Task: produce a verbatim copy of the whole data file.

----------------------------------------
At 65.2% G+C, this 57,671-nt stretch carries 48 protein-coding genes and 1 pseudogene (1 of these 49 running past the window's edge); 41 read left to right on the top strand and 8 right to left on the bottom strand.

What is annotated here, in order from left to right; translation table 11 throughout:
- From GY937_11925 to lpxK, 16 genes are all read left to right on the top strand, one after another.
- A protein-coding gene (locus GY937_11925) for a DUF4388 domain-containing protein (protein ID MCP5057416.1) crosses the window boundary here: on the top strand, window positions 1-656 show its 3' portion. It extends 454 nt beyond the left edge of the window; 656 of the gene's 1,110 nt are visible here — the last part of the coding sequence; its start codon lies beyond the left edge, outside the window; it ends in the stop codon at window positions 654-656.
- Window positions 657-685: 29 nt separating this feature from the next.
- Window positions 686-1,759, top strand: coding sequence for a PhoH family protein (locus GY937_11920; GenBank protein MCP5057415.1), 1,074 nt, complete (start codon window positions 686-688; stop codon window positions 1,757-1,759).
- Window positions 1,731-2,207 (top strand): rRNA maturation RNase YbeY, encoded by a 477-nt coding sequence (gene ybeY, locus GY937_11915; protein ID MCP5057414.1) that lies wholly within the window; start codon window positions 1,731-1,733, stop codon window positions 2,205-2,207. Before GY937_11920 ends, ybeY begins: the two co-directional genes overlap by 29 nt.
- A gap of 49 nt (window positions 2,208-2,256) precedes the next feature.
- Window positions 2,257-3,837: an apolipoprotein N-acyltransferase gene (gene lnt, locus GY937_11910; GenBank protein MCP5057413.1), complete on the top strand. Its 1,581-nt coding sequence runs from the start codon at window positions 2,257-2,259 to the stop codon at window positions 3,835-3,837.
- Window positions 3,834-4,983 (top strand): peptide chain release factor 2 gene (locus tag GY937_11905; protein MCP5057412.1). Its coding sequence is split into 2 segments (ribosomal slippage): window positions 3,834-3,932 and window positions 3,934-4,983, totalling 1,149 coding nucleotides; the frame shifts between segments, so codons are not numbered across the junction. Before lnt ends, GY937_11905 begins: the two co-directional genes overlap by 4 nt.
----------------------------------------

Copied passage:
At 65.2% G+C, this 57,671-nt stretch carries 48 protein-coding genes and 1 pseudogene (1 of these 49 running past the window's edge); 41 read left to right on the top strand and 8 right to left on the bottom strand.

What is annotated here, in order from left to right; translation table 11 throughout:
- From GY937_11925 to lpxK, 16 genes are all read left to right on the top strand, one after another.
- A protein-coding gene (locus GY937_11925) for a DUF4388 domain-containing protein (protein ID MCP5057416.1) crosses the window boundary here: on the top strand, window positions 1-656 show its 3' portion. It extends 454 nt beyond the left edge of the window; 656 of the gene's 1,110 nt are visible here — the last part of the coding sequence; its start codon lies beyond the left edge, outside the window; it ends in the stop codon at window positions 654-656.
- Window positions 657-685: 29 nt separating this feature from the next.
- Window positions 686-1,759, top strand: coding sequence for a PhoH family protein (locus GY937_11920; GenBank protein MCP5057415.1), 1,074 nt, complete (start codon window positions 686-688; stop codon window positions 1,757-1,759).
- Window positions 1,731-2,207 (top strand): rRNA maturation RNase YbeY, encoded by a 477-nt coding sequence (gene ybeY, locus GY937_11915; protein ID MCP5057414.1) that lies wholly within the window; start codon window positions 1,731-1,733, stop codon window positions 2,205-2,207. Before GY937_11920 ends, ybeY begins: the two co-directional genes overlap by 29 nt.
- A gap of 49 nt (window positions 2,208-2,256) precedes the next feature.
- Window positions 2,257-3,837: an apolipoprotein N-acyltransferase gene (gene lnt, locus GY937_11910; GenBank protein MCP5057413.1), complete on the top strand. Its 1,581-nt coding sequence runs from the start codon at window positions 2,257-2,259 to the stop codon at window positions 3,835-3,837.
- Window positions 3,834-4,983 (top strand): peptide chain release factor 2 gene (locus tag GY937_11905; protein MCP5057412.1). Its coding sequence is split into 2 segments (ribosomal slippage): window positions 3,834-3,932 and window positions 3,934-4,983, totalling 1,149 coding nucleotides; the frame shifts between segments, so codons are not numbered across the junction. Before lnt ends, GY937_11905 begins: the two co-directional genes overlap by 4 nt.